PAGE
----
K. Bhokin said that 1,900 unidentified corpses would soon be moved from Wat Yan Yao to Mai Khao centery in Phuket, where a centre would be established to identify them so they could be returned to their families.

He added that the Australian government has offered to pay for the repatriation of bodies of all foreigners, regardless of their nationality, but the Thai govenment would cover the cost of returning the bodies of Thai people to their loved ones.

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Phuket

Phuket workshop helps residents cope with high stress brought on by the economic crisis

Caitlin Ashworth

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Phuket workshop helps residents cope with high stress brought on by the economic crisis | The Thaiger
PHOTO: Facebook: ประชาสัมพันธ์ เทศบาลตำบลวิชิต

Hundreds of residents in Phuket’s Wichit subdistrict attended a workshop focused on reducing stress from to the pandemic-induced economic crisis. A psychologist was even on site to help those who had extreme mental stress and a Buddhist monk taught meditation techniques to reduce physiological effects of stress.

The event was planned in response to an online survey conducted by the municipality asking residents about how much stress they were experiencing from the economic climate. They found that some residents had serious stress issues brought on by the pandemic and financial problems, according to Wichit Mayor Kreetha Chotiwichphiphat.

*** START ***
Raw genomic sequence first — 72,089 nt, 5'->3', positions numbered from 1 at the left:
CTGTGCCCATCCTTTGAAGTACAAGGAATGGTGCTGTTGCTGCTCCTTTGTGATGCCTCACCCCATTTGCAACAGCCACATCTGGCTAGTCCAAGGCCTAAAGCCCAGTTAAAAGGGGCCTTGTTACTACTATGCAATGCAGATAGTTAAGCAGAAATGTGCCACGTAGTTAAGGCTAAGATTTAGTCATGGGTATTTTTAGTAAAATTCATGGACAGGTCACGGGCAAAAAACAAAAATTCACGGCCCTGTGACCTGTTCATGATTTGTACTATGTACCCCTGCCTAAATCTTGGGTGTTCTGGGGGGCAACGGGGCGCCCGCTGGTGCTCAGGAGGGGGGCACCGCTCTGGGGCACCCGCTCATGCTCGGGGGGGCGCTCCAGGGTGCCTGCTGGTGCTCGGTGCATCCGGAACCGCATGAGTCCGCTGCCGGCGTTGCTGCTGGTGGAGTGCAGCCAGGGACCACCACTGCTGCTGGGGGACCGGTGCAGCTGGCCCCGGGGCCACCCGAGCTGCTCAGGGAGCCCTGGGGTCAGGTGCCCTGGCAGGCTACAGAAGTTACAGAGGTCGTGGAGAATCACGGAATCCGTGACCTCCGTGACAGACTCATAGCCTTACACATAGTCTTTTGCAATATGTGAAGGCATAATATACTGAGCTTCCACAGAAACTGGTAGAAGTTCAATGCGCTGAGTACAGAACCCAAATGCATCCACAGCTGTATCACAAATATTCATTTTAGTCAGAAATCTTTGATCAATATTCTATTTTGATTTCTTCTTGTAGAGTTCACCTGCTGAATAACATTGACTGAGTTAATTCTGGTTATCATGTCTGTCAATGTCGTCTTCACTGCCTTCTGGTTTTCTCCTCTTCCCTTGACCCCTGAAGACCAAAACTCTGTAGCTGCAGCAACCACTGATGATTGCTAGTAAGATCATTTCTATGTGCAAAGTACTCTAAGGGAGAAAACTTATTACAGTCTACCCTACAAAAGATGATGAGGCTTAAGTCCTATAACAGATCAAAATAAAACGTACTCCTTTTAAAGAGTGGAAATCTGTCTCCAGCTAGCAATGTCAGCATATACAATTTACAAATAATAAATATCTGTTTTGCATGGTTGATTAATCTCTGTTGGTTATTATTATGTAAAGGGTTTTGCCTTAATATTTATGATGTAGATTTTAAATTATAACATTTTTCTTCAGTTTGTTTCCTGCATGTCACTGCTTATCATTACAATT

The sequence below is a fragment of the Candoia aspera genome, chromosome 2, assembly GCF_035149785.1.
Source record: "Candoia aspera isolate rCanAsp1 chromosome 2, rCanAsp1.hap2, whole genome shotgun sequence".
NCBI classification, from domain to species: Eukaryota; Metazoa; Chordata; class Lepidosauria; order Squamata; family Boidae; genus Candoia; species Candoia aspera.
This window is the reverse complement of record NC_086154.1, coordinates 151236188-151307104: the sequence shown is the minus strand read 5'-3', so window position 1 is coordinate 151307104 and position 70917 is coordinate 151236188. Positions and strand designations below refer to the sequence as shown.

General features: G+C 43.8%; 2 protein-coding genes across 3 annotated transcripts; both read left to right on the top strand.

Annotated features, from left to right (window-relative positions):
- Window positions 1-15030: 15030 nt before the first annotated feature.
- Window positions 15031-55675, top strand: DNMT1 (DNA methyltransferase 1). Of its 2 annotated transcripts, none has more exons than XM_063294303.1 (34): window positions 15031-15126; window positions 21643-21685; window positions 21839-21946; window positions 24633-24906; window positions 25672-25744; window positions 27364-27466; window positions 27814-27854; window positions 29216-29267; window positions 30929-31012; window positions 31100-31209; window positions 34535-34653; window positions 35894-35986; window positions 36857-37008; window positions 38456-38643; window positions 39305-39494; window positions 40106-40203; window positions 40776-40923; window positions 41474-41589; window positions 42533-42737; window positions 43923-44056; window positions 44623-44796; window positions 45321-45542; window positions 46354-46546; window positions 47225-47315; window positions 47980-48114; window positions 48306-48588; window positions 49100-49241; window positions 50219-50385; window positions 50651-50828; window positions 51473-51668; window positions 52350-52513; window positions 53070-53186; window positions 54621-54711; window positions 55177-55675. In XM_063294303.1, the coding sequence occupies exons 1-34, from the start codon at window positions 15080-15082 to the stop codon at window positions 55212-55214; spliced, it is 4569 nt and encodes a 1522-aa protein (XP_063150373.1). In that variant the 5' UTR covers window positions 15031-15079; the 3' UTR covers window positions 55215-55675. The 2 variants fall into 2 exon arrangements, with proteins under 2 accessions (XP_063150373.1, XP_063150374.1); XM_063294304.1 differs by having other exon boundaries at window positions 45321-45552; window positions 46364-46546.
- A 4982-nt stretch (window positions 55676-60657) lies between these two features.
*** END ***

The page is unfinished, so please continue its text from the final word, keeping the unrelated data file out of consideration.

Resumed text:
“The loss of income due to the economic crisis brought on by the Covid-19 situation has resulted in some people in the area suffering serious stress, which can lead to serious mental health issues.”

Around 350 people attended the event. The mayor says it was the first step in caring for the residents’ mental health. Local officials plan to hold similar workshops in the future.

“It was a good opportunity for people to realise the importance of mental health and to learn techniques of how to deal with stress, which will help people to maintain their physical health and avoid developing mental health problems.”

SOURCE: Phuket News

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Phuket

Phuket’s Soi Dog Foundation opens Humane Education Centre at Mai Khao shelter

The Thaiger

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Phuket’s Soi Dog Foundation opens Humane Education Centre at Mai Khao shelter | The Thaiger

The Soi Dog Foundation has officially opened its Humane Education Centre, the first of its kind in Thailand dedicated to the welfare of stray animals. The centre, located at the Soi Dog shelter in northern Phuket, forms part of the foundation’s Humane Education program. Rolled out in 2017, the program sees a team visit Thai schools to teach the next generation the basic principles of animal welfare and promote empathetic attitudes towards both owned pets and free-roaming strays.

The program has reached a total of 15,058 students and 861 teachers to date. With a dedicated classroom as well as educational tools and resources now on site at the shelter, Soi Dog will be able to expand the programme and reach an even greater number of young minds.

Co-founder and president of Soi Dog Foundation International John Dalley said, “The cornerstones of what we do – what I believe very firmly are the answers to the stray dog problem throughout Asia – are large-scale sterilisation of stray dogs and cats and education of, particularly, the next generation.